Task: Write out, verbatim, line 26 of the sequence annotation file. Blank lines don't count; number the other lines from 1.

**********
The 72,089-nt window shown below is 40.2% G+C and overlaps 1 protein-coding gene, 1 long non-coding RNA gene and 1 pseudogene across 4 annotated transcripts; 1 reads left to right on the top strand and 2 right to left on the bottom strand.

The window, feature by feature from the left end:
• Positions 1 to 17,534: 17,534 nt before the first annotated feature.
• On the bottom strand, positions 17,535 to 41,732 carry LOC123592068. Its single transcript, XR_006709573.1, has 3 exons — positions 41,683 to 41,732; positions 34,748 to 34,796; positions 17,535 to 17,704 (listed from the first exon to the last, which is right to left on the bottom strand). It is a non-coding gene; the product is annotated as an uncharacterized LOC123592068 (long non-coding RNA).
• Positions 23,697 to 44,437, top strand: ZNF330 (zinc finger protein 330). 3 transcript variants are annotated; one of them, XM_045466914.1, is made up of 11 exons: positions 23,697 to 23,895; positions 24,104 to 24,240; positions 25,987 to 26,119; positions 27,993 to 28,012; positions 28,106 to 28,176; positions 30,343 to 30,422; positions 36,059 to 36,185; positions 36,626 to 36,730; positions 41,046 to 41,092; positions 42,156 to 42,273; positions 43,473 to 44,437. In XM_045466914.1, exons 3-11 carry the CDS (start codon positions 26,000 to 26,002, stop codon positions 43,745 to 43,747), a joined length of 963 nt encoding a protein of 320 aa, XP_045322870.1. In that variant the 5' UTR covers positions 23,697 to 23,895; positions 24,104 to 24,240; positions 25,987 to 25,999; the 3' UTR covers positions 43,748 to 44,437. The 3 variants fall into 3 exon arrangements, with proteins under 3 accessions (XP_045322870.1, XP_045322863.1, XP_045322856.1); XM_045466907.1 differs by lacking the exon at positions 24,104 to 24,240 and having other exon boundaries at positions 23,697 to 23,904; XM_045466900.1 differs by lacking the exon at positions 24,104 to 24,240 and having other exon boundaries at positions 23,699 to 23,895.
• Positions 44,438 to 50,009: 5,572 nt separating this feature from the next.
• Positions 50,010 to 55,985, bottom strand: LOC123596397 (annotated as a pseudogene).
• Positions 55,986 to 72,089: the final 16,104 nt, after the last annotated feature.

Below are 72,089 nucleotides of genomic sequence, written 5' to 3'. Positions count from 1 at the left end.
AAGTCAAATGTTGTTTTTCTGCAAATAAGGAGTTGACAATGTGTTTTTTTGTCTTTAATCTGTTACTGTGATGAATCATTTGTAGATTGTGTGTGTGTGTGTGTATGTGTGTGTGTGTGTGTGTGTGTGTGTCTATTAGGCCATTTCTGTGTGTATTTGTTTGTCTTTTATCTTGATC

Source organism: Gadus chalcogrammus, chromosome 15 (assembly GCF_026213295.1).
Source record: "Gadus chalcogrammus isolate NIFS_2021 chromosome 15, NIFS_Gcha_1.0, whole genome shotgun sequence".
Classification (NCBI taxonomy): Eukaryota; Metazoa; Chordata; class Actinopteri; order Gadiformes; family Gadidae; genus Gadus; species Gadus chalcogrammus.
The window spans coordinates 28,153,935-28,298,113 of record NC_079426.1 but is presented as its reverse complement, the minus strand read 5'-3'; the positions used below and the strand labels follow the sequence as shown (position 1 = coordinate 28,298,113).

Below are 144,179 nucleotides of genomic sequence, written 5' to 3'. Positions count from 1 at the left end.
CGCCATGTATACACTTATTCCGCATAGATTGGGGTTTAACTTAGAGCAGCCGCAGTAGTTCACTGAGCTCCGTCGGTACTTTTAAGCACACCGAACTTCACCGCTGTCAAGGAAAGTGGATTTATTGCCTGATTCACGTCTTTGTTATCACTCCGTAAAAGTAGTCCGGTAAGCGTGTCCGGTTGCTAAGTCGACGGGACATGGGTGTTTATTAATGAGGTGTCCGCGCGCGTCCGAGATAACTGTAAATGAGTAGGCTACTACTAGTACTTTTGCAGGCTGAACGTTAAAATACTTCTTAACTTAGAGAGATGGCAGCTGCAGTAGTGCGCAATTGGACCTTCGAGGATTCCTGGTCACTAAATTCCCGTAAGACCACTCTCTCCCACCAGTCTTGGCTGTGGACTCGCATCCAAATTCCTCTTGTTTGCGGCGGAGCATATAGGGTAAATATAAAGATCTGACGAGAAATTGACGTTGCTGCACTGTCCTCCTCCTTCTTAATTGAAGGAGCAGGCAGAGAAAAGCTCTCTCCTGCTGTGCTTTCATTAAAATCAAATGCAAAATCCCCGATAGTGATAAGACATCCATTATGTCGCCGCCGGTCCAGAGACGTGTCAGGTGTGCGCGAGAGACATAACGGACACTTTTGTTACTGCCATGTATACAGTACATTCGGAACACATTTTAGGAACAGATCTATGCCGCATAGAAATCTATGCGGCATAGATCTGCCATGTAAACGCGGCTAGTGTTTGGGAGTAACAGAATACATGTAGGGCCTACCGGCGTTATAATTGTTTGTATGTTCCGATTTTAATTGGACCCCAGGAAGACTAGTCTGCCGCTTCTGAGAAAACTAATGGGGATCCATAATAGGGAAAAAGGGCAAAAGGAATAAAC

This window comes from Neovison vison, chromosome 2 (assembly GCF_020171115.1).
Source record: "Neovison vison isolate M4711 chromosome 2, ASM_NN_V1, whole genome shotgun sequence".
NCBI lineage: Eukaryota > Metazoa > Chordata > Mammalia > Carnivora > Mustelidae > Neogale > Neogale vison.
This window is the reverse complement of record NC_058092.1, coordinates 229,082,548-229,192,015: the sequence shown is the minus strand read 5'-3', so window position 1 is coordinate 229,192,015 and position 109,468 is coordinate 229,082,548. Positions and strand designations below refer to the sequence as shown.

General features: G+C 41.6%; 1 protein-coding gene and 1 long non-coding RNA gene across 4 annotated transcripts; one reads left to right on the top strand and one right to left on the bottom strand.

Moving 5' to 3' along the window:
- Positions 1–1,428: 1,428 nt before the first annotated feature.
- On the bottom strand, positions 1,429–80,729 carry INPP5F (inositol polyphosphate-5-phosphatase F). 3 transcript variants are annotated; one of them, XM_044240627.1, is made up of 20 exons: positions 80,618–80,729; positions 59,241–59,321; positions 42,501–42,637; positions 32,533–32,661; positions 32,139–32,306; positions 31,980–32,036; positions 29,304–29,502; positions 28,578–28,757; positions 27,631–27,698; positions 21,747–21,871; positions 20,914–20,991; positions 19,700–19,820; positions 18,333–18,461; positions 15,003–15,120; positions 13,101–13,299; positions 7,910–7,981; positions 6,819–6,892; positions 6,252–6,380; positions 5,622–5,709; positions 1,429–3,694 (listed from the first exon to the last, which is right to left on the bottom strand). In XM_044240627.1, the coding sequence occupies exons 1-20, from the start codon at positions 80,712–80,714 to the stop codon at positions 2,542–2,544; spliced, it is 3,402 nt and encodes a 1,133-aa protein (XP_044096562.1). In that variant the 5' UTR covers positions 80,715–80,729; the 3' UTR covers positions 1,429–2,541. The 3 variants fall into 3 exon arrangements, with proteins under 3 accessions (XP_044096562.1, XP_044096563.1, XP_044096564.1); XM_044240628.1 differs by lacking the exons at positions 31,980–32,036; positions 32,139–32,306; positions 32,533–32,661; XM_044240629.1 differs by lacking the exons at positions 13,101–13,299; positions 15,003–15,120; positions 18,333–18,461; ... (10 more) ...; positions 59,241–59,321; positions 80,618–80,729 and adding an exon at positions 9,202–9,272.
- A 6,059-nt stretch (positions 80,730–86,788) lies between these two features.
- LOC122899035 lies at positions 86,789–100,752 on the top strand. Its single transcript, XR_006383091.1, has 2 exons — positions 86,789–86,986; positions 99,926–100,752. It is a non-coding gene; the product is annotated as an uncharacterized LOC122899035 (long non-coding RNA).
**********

- LOC122899035 lies at positions 86,789–100,752 on the top strand. Its single transcript, XR_006383091.1, has 2 exons — positions 86,789–86,986; positions 99,926–100,752. It is a non-coding gene; the product is annotated as an uncharacterized LOC122899035 (long non-coding RNA).